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Home Federalist Papers Summary Federalist 62 Summary

Federalist 62 Summary

Federalist Papers Summary 62Federalist Papers Summary 62

The Federalist Essays Summary No 62: James Madison February 27, 1788

James Madison, Federalist Papers Author
James Madison

Madison now turns to the senate listing the areas to be considered. 1. the qualifications of senators. 2. the appointment of them by the state legislatures. 3. the equality of representation in the senate. 4. the number of senators and the term for which they are to be elected. 5. the powers vested in the senate. The first four are discussed in this paper.

  1. The qualifications for senators consist of a more advanced age, thirty years, and longer period of citizenship, nine years, than representatives, twenty-five and seven years respectively, because of “the nature of the senatorial trust” which requires a greater extent of information and character.

2. It should be unnecessary to explain why senators are to be chosen by state legislatures. It favors a selection of competent senators and gives the states an agency in the formation of the federal government and secures the authority of the state governments.

3. The fact that all states have equal representation in the senate is obviously a compromise between the desires of the large and small states. He makes the distinction between the house which represents the people bound together in one nation and the senate which represents the individual sovereign states. A government formed to benefit the larger states would not likely satisfy the smaller states which might seek a government more unfavorable to the former than the one proposed which “preserves the sovereignty remaining in the individual states”. An interesting point is made about this form or government that “no law or resolution can now be passed without the concurrence first of a majority of the people and then of a majority of the states”. Wouldn’t it be nice if this were still true.

4. The number of senators and their term in office is considered next and although this seems less controversial it takes the rest of the paper and part of the next to justify. First consider why there is a senate and what would be “the inconveniences which a republic must suffer from the want of such an institution”.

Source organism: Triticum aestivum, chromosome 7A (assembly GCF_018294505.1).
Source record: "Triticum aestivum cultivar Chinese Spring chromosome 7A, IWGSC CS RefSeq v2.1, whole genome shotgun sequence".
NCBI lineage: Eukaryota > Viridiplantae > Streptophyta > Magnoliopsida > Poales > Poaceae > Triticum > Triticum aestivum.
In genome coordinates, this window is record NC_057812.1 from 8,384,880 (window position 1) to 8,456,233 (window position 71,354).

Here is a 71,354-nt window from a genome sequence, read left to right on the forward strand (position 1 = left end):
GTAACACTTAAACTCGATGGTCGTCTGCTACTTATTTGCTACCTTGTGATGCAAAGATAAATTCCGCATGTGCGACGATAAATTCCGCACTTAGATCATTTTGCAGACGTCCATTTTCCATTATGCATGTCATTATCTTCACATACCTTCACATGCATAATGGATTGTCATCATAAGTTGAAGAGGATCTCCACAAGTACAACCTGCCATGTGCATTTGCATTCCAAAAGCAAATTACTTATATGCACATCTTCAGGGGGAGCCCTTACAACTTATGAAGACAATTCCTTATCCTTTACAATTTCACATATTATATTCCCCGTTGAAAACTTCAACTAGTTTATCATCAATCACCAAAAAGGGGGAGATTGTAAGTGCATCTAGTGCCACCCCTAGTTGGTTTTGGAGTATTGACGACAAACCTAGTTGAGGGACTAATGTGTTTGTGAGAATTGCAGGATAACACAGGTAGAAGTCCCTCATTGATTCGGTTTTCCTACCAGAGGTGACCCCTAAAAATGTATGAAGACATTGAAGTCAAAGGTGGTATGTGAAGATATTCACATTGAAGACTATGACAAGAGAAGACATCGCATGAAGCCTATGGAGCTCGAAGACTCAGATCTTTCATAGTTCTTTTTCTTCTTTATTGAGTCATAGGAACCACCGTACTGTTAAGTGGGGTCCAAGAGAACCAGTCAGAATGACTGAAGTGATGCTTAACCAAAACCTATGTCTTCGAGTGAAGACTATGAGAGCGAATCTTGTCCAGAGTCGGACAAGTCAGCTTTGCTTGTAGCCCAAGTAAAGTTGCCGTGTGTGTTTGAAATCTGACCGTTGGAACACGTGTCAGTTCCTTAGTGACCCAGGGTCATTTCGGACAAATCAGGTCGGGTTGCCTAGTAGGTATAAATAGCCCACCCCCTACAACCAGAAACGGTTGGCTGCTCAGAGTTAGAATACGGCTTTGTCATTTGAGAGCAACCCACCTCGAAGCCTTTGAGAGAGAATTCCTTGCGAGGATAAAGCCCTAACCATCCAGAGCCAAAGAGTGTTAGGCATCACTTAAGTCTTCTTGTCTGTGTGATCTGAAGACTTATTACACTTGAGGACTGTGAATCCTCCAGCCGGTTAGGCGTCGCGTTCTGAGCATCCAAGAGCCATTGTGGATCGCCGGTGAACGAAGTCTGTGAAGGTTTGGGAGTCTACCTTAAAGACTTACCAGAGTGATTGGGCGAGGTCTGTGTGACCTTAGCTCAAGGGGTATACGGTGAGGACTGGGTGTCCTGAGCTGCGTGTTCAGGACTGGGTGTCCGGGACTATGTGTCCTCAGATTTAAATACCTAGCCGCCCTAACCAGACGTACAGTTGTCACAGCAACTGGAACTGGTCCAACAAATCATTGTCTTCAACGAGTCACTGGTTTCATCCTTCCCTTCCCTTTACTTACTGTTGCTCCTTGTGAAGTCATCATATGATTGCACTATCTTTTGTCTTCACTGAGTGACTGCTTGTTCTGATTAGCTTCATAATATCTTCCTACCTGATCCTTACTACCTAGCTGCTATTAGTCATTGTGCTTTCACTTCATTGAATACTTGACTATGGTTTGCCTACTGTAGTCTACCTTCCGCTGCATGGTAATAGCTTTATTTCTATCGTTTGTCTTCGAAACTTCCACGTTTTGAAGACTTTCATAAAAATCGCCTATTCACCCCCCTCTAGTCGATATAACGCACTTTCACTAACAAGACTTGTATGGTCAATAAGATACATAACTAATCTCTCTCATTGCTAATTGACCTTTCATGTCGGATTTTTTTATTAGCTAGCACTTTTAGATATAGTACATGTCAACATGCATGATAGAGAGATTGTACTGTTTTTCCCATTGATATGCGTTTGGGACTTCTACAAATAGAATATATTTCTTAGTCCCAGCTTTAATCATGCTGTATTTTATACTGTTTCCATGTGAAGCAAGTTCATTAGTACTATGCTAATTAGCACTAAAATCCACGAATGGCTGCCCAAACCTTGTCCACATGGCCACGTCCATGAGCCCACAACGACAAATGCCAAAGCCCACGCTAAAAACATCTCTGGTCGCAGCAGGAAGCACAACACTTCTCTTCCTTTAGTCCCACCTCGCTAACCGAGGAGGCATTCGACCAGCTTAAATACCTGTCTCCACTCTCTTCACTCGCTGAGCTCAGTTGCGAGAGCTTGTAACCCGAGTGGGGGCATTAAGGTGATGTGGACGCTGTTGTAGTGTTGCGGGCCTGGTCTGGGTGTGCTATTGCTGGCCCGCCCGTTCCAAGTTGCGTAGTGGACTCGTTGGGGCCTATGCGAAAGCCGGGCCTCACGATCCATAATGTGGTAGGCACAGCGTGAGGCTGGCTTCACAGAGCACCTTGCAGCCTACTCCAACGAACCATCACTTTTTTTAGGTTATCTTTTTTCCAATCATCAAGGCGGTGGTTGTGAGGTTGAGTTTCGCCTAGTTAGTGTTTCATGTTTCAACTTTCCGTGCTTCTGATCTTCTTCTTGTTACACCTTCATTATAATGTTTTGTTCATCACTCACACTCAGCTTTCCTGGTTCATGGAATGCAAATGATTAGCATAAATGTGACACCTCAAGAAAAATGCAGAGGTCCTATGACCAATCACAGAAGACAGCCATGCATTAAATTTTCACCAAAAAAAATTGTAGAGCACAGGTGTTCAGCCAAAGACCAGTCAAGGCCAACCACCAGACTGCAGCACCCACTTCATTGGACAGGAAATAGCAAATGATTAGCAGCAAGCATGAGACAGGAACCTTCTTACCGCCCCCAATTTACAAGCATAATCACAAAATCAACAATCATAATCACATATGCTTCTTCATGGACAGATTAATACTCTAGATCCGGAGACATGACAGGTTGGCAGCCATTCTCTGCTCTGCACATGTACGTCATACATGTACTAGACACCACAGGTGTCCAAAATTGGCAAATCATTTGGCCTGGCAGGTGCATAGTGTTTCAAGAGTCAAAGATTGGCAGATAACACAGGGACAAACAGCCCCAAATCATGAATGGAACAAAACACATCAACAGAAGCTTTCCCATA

1. First having two different bodies protects the people from schemes of usurpation where the corruption of one would otherwise be sufficient.

2. Second the senate guards against a single or numerous body from being swayed by passion of the moment or eloquence “by possessing great firmness and holding its authority by a tenure of considerable duration”.

3. Third the current government under the Articles lacking a senate is embarrassed by all the frequent repeals, amendments, and impeachments of its laws and regulations. “A good government implies two things; first, fidelity to the object of government, which is the happiness of the people; secondly, a knowledge of the means by which that object can be best attained.” Although most governments fail to provide either or both of these requirements, the proposed constitution solves the second “which increases the security for the first”.

4. Fourth there is a requirement for stability in one body of government. Without stability there will be no respect and confidence from other nations as is the current situation he states. Madison presents another pearl of wisdom so lacking in our twenty-first century legislative bodies: “It will be of little avail to the people that the laws are made by men of their own choice if the laws be so voluminous that they cannot be read, or so incoherent that they cannot be understood; if they be repealed or revised before they are promulgated, or undergo such incessant changes that no man who knows what the law is today can guess what it will be tomorrow”. And another; “what prudent merchant will hazard his fortunes in any new branch of commerce when he knows not but that his plans may be rendered unlawful before they can be executed?”.

Federalist Papers Summary 62 Written by Donald Mellon

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